Old February 24, 2011, 07:41 AM
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I didn't really read most of this post.. but if you suspect grounding issues, pull the motherboard out of the case and run it on the box it came in.. other than that, i'd be looking in the direction of the (1) power supply or (2) bad motherboard.

I know it's hard to test things without having known-working spares around. Too bad you didn't have a spare power supply or RAM to test with.
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  #37 (permalink)  
Old February 24, 2011, 07:45 AM
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Quote:
Originally Posted by Rison View Post
I didn't really read most of this post.. but if you suspect grounding issues, pull the motherboard out of the case and run it on the box it came in.. other than that, i'd be looking in the direction of the (1) power supply or (2) bad motherboard.

I know it's hard to test things without having known-working spares around. Too bad you didn't have a spare power supply or RAM to test with.
I'm not suspecting grounding issues, really. That was suggested by one of the posters. I'm leaning towards the memory (been reading on various retail sites - newegg, ncix - about the issues people are encountering with them despite MemTest running clean). Apparently several people have commented about them not playing nice in dual channel mode so I might just pull one out and run on its own to see that fixes things.

But barring that, I'm tempted to run the mobo outside of the case and on top of the antistatic bag it came in to see if that works.
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  #38 (permalink)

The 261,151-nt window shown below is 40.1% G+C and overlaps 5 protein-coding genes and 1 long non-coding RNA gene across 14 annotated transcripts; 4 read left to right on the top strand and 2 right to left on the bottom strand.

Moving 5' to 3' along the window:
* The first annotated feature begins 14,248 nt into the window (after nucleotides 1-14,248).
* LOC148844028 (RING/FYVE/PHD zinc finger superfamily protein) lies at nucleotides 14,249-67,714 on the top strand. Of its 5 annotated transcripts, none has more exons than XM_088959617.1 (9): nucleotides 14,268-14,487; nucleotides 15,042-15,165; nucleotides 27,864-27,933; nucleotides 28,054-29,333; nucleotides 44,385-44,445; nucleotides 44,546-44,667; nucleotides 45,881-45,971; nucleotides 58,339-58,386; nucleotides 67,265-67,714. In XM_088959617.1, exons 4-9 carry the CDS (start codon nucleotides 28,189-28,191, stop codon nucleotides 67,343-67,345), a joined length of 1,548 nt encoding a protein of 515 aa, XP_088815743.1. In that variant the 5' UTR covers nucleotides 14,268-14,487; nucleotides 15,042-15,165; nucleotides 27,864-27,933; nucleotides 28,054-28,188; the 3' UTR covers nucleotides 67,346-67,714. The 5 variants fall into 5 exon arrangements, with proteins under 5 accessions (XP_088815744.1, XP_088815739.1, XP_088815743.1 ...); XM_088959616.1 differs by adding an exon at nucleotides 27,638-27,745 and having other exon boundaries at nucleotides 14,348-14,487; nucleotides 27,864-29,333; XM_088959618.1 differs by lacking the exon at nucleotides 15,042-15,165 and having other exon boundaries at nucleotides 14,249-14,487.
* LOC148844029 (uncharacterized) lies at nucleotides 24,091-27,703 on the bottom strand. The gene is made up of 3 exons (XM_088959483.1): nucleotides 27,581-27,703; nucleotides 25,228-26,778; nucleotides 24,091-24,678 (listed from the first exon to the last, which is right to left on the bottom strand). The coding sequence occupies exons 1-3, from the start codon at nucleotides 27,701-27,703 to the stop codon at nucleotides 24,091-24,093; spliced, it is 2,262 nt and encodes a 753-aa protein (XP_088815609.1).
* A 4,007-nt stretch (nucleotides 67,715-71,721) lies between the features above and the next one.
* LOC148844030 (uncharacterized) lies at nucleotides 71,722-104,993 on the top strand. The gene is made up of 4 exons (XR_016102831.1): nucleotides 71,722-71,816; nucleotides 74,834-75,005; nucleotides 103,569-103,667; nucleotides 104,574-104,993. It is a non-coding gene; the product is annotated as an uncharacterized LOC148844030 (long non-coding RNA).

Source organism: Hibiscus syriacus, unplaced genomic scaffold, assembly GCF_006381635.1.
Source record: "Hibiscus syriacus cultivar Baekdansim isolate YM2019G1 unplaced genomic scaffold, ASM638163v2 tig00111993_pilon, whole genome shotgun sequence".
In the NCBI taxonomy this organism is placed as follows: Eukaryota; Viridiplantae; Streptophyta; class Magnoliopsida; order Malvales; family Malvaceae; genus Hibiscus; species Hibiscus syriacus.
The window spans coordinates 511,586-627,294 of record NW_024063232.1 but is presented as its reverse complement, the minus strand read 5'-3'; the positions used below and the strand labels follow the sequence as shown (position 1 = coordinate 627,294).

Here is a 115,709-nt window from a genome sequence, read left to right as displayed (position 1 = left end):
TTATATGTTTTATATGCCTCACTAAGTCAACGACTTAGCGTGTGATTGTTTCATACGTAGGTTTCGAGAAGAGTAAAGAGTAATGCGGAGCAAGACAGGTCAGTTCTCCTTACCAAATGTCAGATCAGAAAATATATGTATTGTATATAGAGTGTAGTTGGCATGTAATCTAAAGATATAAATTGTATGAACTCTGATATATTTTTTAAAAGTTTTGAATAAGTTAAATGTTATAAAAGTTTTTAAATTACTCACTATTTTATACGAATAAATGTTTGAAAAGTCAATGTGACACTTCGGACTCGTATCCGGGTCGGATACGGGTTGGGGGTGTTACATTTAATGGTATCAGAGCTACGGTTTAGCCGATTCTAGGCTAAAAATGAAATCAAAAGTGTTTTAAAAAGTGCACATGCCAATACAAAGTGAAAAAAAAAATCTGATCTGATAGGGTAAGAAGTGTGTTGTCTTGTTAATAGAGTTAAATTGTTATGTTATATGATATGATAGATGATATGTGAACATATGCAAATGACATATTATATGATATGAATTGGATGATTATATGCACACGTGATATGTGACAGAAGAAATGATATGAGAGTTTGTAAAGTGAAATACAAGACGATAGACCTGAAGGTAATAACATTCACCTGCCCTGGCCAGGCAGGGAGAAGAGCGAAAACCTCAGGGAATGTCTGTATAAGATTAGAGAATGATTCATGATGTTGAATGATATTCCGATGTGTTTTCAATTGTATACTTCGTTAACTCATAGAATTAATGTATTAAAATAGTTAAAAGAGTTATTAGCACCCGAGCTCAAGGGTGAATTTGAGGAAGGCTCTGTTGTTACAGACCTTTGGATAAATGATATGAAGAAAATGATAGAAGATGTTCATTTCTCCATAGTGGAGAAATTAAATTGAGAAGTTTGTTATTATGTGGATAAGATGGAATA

Old February 24, 2011, 08:28 AM
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Lay the board on top of the cardboard box it came in. No need for the anti-static bag.
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  #39 (permalink)  
Old February 24, 2011, 08:45 AM
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Thanks 3.0Charlie. Will do that when I get to that point.

I think I'm gonna try removing the connection to the drives first, then running 1 stick at a time, and then try removing it from the chasis and run it in the box. I think that's the best attack plan at this point.

At this point, because the M.I.T. settings are "good" (according to OCZ Help as well as the folks here at HWC), I'm looking at doing a return on the system for the parts I can and maybe consider going another route (such as a Shuttle SH55-J2 with different memory).

I've been doing a lot of research on the OCZ memory and have been reading some pretty scathing things about compatibility / not being able to run in Dual Channel mode / etc. even though MemTest86+ passes fine for 24+ hours. I don't have any spare memory kicking around otherwise I'd try that to prove that's the issue. The BSoD/Kernel Power errors I've been getting are also referenced in some of these posts as well.

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  #40 (permalink)  
Old February 24, 2011, 11:07 AM
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Latest Update:

Been speaking with a Bench Tech at the computer shop the parts were purchased from. He's willing to bet, based on what I've told him, that the RAM is the culprit. He has stated that there have been "some compatibility and stability issues" with OCZ.

He's suggested also swapping (or disconnecting) the HDD and DVD as well as changing out the SATA cables and also which connector's being used on the motherboard. He also likes the idea of testing a single module on its own to see what happens. He's also recommended what Charlie3.0 has said as far as "removing the motherboard from the case and build(ing) a skeleton on the Mobo box to check."

He doesn't feel that it's a grounding issue as it wouldn't have posted let alone gotten to either OS. He also ran the gammut of antivirus, malware, driver rollbacks, NTFS corruption but since I'm not installing anything or downloading from the web (but rather from a machine that is very secure and has no malware), he's back to the RAM itself. When I've Googled the RAM KIT and either "Page_Fault_In_Nonpaged_Area" or "000000050" a whack of messages from people in all sorts of languages are shown. I figure I've learned a bit while doing this, if nothing else, but after I run the last few tests (or can't run them), it's safe to say what the issue is.

I'll post an update early this evening when I've tried some of the last things I can do.